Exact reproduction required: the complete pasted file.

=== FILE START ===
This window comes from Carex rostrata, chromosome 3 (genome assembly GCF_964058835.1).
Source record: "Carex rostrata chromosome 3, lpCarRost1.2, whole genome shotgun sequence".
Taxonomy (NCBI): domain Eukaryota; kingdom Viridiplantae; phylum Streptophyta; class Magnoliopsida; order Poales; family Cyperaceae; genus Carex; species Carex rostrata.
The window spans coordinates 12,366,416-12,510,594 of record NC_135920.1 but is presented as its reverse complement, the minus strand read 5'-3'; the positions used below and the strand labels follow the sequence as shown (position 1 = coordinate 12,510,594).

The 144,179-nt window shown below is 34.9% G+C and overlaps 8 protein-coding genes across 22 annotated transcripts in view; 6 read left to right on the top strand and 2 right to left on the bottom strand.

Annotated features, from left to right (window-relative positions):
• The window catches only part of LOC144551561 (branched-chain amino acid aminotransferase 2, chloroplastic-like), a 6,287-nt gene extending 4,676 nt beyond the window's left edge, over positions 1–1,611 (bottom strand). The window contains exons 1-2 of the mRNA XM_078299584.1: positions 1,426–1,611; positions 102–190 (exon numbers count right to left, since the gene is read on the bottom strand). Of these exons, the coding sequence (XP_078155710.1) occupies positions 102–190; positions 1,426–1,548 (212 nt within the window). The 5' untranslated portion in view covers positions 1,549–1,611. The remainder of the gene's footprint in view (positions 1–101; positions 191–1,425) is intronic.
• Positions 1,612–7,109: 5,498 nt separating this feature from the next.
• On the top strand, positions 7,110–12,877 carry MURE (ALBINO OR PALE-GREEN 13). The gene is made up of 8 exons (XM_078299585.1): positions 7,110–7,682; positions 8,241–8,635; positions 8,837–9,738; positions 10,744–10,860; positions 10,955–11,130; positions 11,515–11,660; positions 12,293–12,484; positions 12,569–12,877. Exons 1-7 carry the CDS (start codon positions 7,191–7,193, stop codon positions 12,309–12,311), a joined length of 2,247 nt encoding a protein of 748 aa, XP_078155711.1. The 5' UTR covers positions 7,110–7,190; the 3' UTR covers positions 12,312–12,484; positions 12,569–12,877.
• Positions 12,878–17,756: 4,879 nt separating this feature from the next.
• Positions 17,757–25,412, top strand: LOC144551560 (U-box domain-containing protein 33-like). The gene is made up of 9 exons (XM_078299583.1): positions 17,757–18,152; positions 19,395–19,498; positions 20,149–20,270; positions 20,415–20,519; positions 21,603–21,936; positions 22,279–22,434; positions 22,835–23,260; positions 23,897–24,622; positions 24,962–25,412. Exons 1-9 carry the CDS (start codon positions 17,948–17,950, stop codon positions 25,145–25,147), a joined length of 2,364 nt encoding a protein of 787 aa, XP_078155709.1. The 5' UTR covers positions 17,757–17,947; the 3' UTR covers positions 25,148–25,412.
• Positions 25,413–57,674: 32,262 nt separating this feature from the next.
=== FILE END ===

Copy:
This window comes from Carex rostrata, chromosome 3 (genome assembly GCF_964058835.1).
Source record: "Carex rostrata chromosome 3, lpCarRost1.2, whole genome shotgun sequence".
Taxonomy (NCBI): domain Eukaryota; kingdom Viridiplantae; phylum Streptophyta; class Magnoliopsida; order Poales; family Cyperaceae; genus Carex; species Carex rostrata.
The window spans coordinates 12,366,416-12,510,594 of record NC_135920.1 but is presented as its reverse complement, the minus strand read 5'-3'; the positions used below and the strand labels follow the sequence as shown (position 1 = coordinate 12,510,594).

The 144,179-nt window shown below is 34.9% G+C and overlaps 8 protein-coding genes across 22 annotated transcripts in view; 6 read left to right on the top strand and 2 right to left on the bottom strand.

Annotated features, from left to right (window-relative positions):
• The window catches only part of LOC144551561 (branched-chain amino acid aminotransferase 2, chloroplastic-like), a 6,287-nt gene extending 4,676 nt beyond the window's left edge, over positions 1–1,611 (bottom strand). The window contains exons 1-2 of the mRNA XM_078299584.1: positions 1,426–1,611; positions 102–190 (exon numbers count right to left, since the gene is read on the bottom strand). Of these exons, the coding sequence (XP_078155710.1) occupies positions 102–190; positions 1,426–1,548 (212 nt within the window). The 5' untranslated portion in view covers positions 1,549–1,611. The remainder of the gene's footprint in view (positions 1–101; positions 191–1,425) is intronic.
• Positions 1,612–7,109: 5,498 nt separating this feature from the next.
• On the top strand, positions 7,110–12,877 carry MURE (ALBINO OR PALE-GREEN 13). The gene is made up of 8 exons (XM_078299585.1): positions 7,110–7,682; positions 8,241–8,635; positions 8,837–9,738; positions 10,744–10,860; positions 10,955–11,130; positions 11,515–11,660; positions 12,293–12,484; positions 12,569–12,877. Exons 1-7 carry the CDS (start codon positions 7,191–7,193, stop codon positions 12,309–12,311), a joined length of 2,247 nt encoding a protein of 748 aa, XP_078155711.1. The 5' UTR covers positions 7,110–7,190; the 3' UTR covers positions 12,312–12,484; positions 12,569–12,877.
• Positions 12,878–17,756: 4,879 nt separating this feature from the next.
• Positions 17,757–25,412, top strand: LOC144551560 (U-box domain-containing protein 33-like). The gene is made up of 9 exons (XM_078299583.1): positions 17,757–18,152; positions 19,395–19,498; positions 20,149–20,270; positions 20,415–20,519; positions 21,603–21,936; positions 22,279–22,434; positions 22,835–23,260; positions 23,897–24,622; positions 24,962–25,412. Exons 1-9 carry the CDS (start codon positions 17,948–17,950, stop codon positions 25,145–25,147), a joined length of 2,364 nt encoding a protein of 787 aa, XP_078155709.1. The 5' UTR covers positions 17,757–17,947; the 3' UTR covers positions 25,148–25,412.
• Positions 25,413–57,674: 32,262 nt separating this feature from the next.